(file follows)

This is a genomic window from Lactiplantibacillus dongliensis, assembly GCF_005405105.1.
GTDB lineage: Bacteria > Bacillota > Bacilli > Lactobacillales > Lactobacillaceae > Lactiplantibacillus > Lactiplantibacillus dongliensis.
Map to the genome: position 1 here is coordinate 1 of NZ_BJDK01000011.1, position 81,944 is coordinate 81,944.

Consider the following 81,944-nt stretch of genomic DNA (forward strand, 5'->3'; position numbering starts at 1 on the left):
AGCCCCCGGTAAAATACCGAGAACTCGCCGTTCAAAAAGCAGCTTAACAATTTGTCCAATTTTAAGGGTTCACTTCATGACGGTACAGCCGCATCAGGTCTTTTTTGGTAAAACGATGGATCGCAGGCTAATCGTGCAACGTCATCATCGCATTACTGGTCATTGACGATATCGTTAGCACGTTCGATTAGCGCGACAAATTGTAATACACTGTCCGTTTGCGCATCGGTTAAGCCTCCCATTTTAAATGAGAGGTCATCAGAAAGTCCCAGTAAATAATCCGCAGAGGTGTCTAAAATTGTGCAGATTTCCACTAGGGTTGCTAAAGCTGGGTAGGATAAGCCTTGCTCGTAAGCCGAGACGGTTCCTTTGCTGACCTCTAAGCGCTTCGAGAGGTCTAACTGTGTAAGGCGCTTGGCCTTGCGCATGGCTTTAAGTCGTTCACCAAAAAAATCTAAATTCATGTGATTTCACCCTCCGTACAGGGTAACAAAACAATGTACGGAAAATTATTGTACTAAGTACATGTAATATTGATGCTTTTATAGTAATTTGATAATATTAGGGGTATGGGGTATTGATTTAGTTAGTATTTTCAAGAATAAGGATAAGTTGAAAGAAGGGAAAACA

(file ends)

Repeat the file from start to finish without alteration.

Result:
This is a genomic window from Lactiplantibacillus dongliensis, assembly GCF_005405105.1.
GTDB lineage: Bacteria > Bacillota > Bacilli > Lactobacillales > Lactobacillaceae > Lactiplantibacillus > Lactiplantibacillus dongliensis.
Map to the genome: position 1 here is coordinate 1 of NZ_BJDK01000011.1, position 81,944 is coordinate 81,944.

Consider the following 81,944-nt stretch of genomic DNA (forward strand, 5'->3'; position numbering starts at 1 on the left):
AGCCCCCGGTAAAATACCGAGAACTCGCCGTTCAAAAAGCAGCTTAACAATTTGTCCAATTTTAAGGGTTCACTTCATGACGGTACAGCCGCATCAGGTCTTTTTTGGTAAAACGATGGATCGCAGGCTAATCGTGCAACGTCATCATCGCATTACTGGTCATTGACGATATCGTTAGCACGTTCGATTAGCGCGACAAATTGTAATACACTGTCCGTTTGCGCATCGGTTAAGCCTCCCATTTTAAATGAGAGGTCATCAGAAAGTCCCAGTAAATAATCCGCAGAGGTGTCTAAAATTGTGCAGATTTCCACTAGGGTTGCTAAAGCTGGGTAGGATAAGCCTTGCTCGTAAGCCGAGACGGTTCCTTTGCTGACCTCTAAGCGCTTCGAGAGGTCTAACTGTGTAAGGCGCTTGGCCTTGCGCATGGCTTTAAGTCGTTCACCAAAAAAATCTAAATTCATGTGATTTCACCCTCCGTACAGGGTAACAAAACAATGTACGGAAAATTATTGTACTAAGTACATGTAATATTGATGCTTTTATAGTAATTTGATAATATTAGGGGTATGGGGTATTGATTTAGTTAGTATTTTCAAGAATAAGGATAAGTTGAAAGAAGGGAAAACA